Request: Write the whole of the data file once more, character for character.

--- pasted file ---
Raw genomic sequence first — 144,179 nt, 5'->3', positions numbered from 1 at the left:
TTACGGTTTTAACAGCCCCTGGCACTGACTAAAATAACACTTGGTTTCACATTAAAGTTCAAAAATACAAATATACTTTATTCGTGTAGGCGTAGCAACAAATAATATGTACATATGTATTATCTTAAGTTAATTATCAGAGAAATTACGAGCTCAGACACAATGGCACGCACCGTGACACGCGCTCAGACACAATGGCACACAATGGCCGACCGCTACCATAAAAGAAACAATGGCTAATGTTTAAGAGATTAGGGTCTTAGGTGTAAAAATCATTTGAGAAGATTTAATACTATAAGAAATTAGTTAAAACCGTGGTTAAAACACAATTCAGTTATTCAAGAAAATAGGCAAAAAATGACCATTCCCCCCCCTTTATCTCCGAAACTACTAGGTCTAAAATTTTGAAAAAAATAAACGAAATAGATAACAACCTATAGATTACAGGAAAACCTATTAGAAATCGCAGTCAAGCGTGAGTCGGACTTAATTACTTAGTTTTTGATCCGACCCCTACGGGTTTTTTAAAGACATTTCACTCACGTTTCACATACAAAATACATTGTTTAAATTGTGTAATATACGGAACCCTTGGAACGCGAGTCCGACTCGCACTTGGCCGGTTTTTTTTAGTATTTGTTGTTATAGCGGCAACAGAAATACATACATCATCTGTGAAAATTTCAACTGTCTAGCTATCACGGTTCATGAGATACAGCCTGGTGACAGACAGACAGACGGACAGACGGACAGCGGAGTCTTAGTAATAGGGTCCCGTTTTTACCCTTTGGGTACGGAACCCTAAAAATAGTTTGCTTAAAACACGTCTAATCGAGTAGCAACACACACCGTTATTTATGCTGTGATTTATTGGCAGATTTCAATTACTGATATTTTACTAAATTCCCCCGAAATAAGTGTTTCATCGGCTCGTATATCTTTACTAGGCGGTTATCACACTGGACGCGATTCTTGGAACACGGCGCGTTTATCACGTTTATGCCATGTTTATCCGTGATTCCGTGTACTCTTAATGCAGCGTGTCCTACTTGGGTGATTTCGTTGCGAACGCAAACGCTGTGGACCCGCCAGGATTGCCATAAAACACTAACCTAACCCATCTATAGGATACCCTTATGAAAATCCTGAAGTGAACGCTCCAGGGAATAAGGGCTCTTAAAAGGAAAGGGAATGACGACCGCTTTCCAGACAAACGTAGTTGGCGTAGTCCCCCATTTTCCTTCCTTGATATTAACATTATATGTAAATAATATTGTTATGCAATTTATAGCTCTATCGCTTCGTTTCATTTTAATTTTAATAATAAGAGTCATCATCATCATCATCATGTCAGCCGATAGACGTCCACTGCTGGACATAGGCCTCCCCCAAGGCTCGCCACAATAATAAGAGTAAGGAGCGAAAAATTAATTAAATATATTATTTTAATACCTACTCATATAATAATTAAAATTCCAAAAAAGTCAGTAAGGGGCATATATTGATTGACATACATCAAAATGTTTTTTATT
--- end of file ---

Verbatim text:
Raw genomic sequence first — 144,179 nt, 5'->3', positions numbered from 1 at the left:
TTACGGTTTTAACAGCCCCTGGCACTGACTAAAATAACACTTGGTTTCACATTAAAGTTCAAAAATACAAATATACTTTATTCGTGTAGGCGTAGCAACAAATAATATGTACATATGTATTATCTTAAGTTAATTATCAGAGAAATTACGAGCTCAGACACAATGGCACGCACCGTGACACGCGCTCAGACACAATGGCACACAATGGCCGACCGCTACCATAAAAGAAACAATGGCTAATGTTTAAGAGATTAGGGTCTTAGGTGTAAAAATCATTTGAGAAGATTTAATACTATAAGAAATTAGTTAAAACCGTGGTTAAAACACAATTCAGTTATTCAAGAAAATAGGCAAAAAATGACCATTCCCCCCCCTTTATCTCCGAAACTACTAGGTCTAAAATTTTGAAAAAAATAAACGAAATAGATAACAACCTATAGATTACAGGAAAACCTATTAGAAATCGCAGTCAAGCGTGAGTCGGACTTAATTACTTAGTTTTTGATCCGACCCCTACGGGTTTTTTAAAGACATTTCACTCACGTTTCACATACAAAATACATTGTTTAAATTGTGTAATATACGGAACCCTTGGAACGCGAGTCCGACTCGCACTTGGCCGGTTTTTTTTAGTATTTGTTGTTATAGCGGCAACAGAAATACATACATCATCTGTGAAAATTTCAACTGTCTAGCTATCACGGTTCATGAGATACAGCCTGGTGACAGACAGACAGACGGACAGACGGACAGCGGAGTCTTAGTAATAGGGTCCCGTTTTTACCCTTTGGGTACGGAACCCTAAAAATAGTTTGCTTAAAACACGTCTAATCGAGTAGCAACACACACCGTTATTTATGCTGTGATTTATTGGCAGATTTCAATTACTGATATTTTACTAAATTCCCCCGAAATAAGTGTTTCATCGGCTCGTATATCTTTACTAGGCGGTTATCACACTGGACGCGATTCTTGGAACACGGCGCGTTTATCACGTTTATGCCATGTTTATCCGTGATTCCGTGTACTCTTAATGCAGCGTGTCCTACTTGGGTGATTTCGTTGCGAACGCAAACGCTGTGGACCCGCCAGGATTGCCATAAAACACTAACCTAACCCATCTATAGGATACCCTTATGAAAATCCTGAAGTGAACGCTCCAGGGAATAAGGGCTCTTAAAAGGAAAGGGAATGACGACCGCTTTCCAGACAAACGTAGTTGGCGTAGTCCCCCATTTTCCTTCCTTGATATTAACATTATATGTAAATAATATTGTTATGCAATTTATAGCTCTATCGCTTCGTTTCATTTTAATTTTAATAATAAGAGTCATCATCATCATCATCATGTCAGCCGATAGACGTCCACTGCTGGACATAGGCCTCCCCCAAGGCTCGCCACAATAATAAGAGTAAGGAGCGAAAAATTAATTAAATATATTATTTTAATACCTACTCATATAATAATTAAAATTCCAAAAAAGTCAGTAAGGGGCATATATTGATTGACATACATCAAAATGTTTTTTATT